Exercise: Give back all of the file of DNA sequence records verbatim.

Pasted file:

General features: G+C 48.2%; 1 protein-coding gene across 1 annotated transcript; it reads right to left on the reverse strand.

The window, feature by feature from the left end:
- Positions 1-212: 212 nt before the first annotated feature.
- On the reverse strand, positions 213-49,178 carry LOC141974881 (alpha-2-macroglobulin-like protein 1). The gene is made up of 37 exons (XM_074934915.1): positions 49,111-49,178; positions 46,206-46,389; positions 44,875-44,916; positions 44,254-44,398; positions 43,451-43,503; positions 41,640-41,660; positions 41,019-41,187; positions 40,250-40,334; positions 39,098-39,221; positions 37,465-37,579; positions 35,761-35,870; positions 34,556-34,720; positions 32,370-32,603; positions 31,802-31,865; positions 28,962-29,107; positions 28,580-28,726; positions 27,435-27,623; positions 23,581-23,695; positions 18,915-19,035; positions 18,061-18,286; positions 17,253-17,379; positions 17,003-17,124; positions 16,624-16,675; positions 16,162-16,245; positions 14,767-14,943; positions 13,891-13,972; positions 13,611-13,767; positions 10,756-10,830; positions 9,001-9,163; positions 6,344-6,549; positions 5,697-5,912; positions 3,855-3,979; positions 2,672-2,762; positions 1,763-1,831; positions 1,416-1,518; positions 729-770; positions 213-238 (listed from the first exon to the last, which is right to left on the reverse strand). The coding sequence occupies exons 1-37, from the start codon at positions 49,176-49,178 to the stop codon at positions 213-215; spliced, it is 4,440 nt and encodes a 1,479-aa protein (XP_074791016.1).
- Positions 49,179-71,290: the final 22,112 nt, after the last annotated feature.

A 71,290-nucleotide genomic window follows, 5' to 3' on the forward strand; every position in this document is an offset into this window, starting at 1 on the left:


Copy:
General features: G+C 48.2%; 1 protein-coding gene across 1 annotated transcript; it reads right to left on the reverse strand.

The window, feature by feature from the left end:
- Positions 1-212: 212 nt before the first annotated feature.
- On the reverse strand, positions 213-49,178 carry LOC141974881 (alpha-2-macroglobulin-like protein 1). The gene is made up of 37 exons (XM_074934915.1): positions 49,111-49,178; positions 46,206-46,389; positions 44,875-44,916; positions 44,254-44,398; positions 43,451-43,503; positions 41,640-41,660; positions 41,019-41,187; positions 40,250-40,334; positions 39,098-39,221; positions 37,465-37,579; positions 35,761-35,870; positions 34,556-34,720; positions 32,370-32,603; positions 31,802-31,865; positions 28,962-29,107; positions 28,580-28,726; positions 27,435-27,623; positions 23,581-23,695; positions 18,915-19,035; positions 18,061-18,286; positions 17,253-17,379; positions 17,003-17,124; positions 16,624-16,675; positions 16,162-16,245; positions 14,767-14,943; positions 13,891-13,972; positions 13,611-13,767; positions 10,756-10,830; positions 9,001-9,163; positions 6,344-6,549; positions 5,697-5,912; positions 3,855-3,979; positions 2,672-2,762; positions 1,763-1,831; positions 1,416-1,518; positions 729-770; positions 213-238 (listed from the first exon to the last, which is right to left on the reverse strand). The coding sequence occupies exons 1-37, from the start codon at positions 49,176-49,178 to the stop codon at positions 213-215; spliced, it is 4,440 nt and encodes a 1,479-aa protein (XP_074791016.1).
- Positions 49,179-71,290: the final 22,112 nt, after the last annotated feature.

A 71,290-nucleotide genomic window follows, 5' to 3' on the forward strand; every position in this document is an offset into this window, starting at 1 on the left: